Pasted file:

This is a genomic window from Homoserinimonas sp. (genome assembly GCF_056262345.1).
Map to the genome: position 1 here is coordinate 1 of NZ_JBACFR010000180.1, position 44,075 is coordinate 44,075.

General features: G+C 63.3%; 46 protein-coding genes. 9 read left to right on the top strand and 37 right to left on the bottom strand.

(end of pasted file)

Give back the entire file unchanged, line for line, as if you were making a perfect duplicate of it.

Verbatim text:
This is a genomic window from Homoserinimonas sp. (genome assembly GCF_056262345.1).
Map to the genome: position 1 here is coordinate 1 of NZ_JBACFR010000180.1, position 44,075 is coordinate 44,075.

General features: G+C 63.3%; 46 protein-coding genes. 9 read left to right on the top strand and 37 right to left on the bottom strand.